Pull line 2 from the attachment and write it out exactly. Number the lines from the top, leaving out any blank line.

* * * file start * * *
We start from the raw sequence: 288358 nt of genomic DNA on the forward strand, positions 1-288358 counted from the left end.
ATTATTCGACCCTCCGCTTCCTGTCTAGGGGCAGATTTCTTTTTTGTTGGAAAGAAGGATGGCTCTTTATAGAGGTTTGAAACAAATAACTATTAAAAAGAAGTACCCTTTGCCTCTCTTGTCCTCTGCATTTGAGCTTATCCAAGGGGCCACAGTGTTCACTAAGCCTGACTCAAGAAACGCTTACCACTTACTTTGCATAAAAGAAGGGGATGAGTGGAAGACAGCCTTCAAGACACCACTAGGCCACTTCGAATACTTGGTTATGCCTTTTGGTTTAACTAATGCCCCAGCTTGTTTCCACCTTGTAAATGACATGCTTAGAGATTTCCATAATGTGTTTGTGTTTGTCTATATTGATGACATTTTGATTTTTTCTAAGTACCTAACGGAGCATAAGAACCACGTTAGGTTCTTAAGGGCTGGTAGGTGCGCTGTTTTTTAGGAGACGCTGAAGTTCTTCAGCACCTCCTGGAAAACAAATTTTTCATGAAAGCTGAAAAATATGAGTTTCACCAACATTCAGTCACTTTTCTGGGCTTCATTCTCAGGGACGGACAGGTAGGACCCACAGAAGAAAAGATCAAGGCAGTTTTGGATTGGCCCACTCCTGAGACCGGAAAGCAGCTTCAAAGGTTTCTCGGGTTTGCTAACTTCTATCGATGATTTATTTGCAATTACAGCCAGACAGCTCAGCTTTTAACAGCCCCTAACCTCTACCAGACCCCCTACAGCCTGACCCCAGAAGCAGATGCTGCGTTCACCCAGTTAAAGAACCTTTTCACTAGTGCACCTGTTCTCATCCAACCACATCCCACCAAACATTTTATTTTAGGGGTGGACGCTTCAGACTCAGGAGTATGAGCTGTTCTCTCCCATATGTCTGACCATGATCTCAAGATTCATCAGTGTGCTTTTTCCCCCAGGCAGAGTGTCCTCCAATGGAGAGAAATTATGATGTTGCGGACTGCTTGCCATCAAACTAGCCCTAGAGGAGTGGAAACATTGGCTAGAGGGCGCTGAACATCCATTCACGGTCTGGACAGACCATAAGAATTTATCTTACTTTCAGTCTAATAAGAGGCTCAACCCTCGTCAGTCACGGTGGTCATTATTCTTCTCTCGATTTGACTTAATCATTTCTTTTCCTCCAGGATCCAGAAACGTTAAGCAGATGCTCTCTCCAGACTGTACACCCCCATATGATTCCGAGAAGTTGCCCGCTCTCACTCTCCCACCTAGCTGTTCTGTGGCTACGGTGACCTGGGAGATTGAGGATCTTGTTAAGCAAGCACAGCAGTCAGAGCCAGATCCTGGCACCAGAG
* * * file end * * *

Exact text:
ATTATTCGACCCTCCGCTTCCTGTCTAGGGGCAGATTTCTTTTTTGTTGGAAAGAAGGATGGCTCTTTATAGAGGTTTGAAACAAATAACTATTAAAAAGAAGTACCCTTTGCCTCTCTTGTCCTCTGCATTTGAGCTTATCCAAGGGGCCACAGTGTTCACTAAGCCTGACTCAAGAAACGCTTACCACTTACTTTGCATAAAAGAAGGGGATGAGTGGAAGACAGCCTTCAAGACACCACTAGGCCACTTCGAATACTTGGTTATGCCTTTTGGTTTAACTAATGCCCCAGCTTGTTTCCACCTTGTAAATGACATGCTTAGAGATTTCCATAATGTGTTTGTGTTTGTCTATATTGATGACATTTTGATTTTTTCTAAGTACCTAACGGAGCATAAGAACCACGTTAGGTTCTTAAGGGCTGGTAGGTGCGCTGTTTTTTAGGAGACGCTGAAGTTCTTCAGCACCTCCTGGAAAACAAATTTTTCATGAAAGCTGAAAAATATGAGTTTCACCAACATTCAGTCACTTTTCTGGGCTTCATTCTCAGGGACGGACAGGTAGGACCCACAGAAGAAAAGATCAAGGCAGTTTTGGATTGGCCCACTCCTGAGACCGGAAAGCAGCTTCAAAGGTTTCTCGGGTTTGCTAACTTCTATCGATGATTTATTTGCAATTACAGCCAGACAGCTCAGCTTTTAACAGCCCCTAACCTCTACCAGACCCCCTACAGCCTGACCCCAGAAGCAGATGCTGCGTTCACCCAGTTAAAGAACCTTTTCACTAGTGCACCTGTTCTCATCCAACCACATCCCACCAAACATTTTATTTTAGGGGTGGACGCTTCAGACTCAGGAGTATGAGCTGTTCTCTCCCATATGTCTGACCATGATCTCAAGATTCATCAGTGTGCTTTTTCCCCCAGGCAGAGTGTCCTCCAATGGAGAGAAATTATGATGTTGCGGACTGCTTGCCATCAAACTAGCCCTAGAGGAGTGGAAACATTGGCTAGAGGGCGCTGAACATCCATTCACGGTCTGGACAGACCATAAGAATTTATCTTACTTTCAGTCTAATAAGAGGCTCAACCCTCGTCAGTCACGGTGGTCATTATTCTTCTCTCGATTTGACTTAATCATTTCTTTTCCTCCAGGATCCAGAAACGTTAAGCAGATGCTCTCTCCAGACTGTACACCCCCATATGATTCCGAGAAGTTGCCCGCTCTCACTCTCCCACCTAGCTGTTCTGTGGCTACGGTGACCTGGGAGATTGAGGATCTTGTTAAGCAAGCACAGCAGTCAGAGCCAGATCCTGGCACCAGAG